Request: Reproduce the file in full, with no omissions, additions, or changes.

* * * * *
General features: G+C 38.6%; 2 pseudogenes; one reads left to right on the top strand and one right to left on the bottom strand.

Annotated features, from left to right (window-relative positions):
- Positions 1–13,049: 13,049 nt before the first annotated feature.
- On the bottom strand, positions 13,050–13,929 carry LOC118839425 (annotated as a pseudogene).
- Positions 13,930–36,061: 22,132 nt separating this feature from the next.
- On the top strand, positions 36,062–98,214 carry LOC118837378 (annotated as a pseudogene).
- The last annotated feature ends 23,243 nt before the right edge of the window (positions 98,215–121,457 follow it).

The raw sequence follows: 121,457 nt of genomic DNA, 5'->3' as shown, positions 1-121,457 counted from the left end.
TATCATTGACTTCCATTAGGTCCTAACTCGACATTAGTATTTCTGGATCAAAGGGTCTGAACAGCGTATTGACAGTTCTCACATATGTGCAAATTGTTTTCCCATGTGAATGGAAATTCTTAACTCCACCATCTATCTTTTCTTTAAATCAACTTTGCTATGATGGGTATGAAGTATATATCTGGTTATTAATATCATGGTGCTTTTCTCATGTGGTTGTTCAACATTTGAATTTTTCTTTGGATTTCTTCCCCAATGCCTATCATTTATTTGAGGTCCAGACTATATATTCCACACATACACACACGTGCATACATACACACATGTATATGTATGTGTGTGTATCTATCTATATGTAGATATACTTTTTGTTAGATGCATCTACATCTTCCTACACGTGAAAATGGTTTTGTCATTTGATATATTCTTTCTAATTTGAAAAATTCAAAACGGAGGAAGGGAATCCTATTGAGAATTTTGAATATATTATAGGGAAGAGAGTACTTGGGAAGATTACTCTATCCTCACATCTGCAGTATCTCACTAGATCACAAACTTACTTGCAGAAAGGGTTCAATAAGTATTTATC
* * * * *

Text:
General features: G+C 38.6%; 2 pseudogenes; one reads left to right on the top strand and one right to left on the bottom strand.

Annotated features, from left to right (window-relative positions):
- Positions 1–13,049: 13,049 nt before the first annotated feature.
- On the bottom strand, positions 13,050–13,929 carry LOC118839425 (annotated as a pseudogene).
- Positions 13,930–36,061: 22,132 nt separating this feature from the next.
- On the top strand, positions 36,062–98,214 carry LOC118837378 (annotated as a pseudogene).
- The last annotated feature ends 23,243 nt before the right edge of the window (positions 98,215–121,457 follow it).

The raw sequence follows: 121,457 nt of genomic DNA, 5'->3' as shown, positions 1-121,457 counted from the left end.
TATCATTGACTTCCATTAGGTCCTAACTCGACATTAGTATTTCTGGATCAAAGGGTCTGAACAGCGTATTGACAGTTCTCACATATGTGCAAATTGTTTTCCCATGTGAATGGAAATTCTTAACTCCACCATCTATCTTTTCTTTAAATCAACTTTGCTATGATGGGTATGAAGTATATATCTGGTTATTAATATCATGGTGCTTTTCTCATGTGGTTGTTCAACATTTGAATTTTTCTTTGGATTTCTTCCCCAATGCCTATCATTTATTTGAGGTCCAGACTATATATTCCACACATACACACACGTGCATACATACACACATGTATATGTATGTGTGTGTATCTATCTATATGTAGATATACTTTTTGTTAGATGCATCTACATCTTCCTACACGTGAAAATGGTTTTGTCATTTGATATATTCTTTCTAATTTGAAAAATTCAAAACGGAGGAAGGGAATCCTATTGAGAATTTTGAATATATTATAGGGAAGAGAGTACTTGGGAAGATTACTCTATCCTCACATCTGCAGTATCTCACTAGATCACAAACTTACTTGCAGAAAGGGTTCAATAAGTATTTATC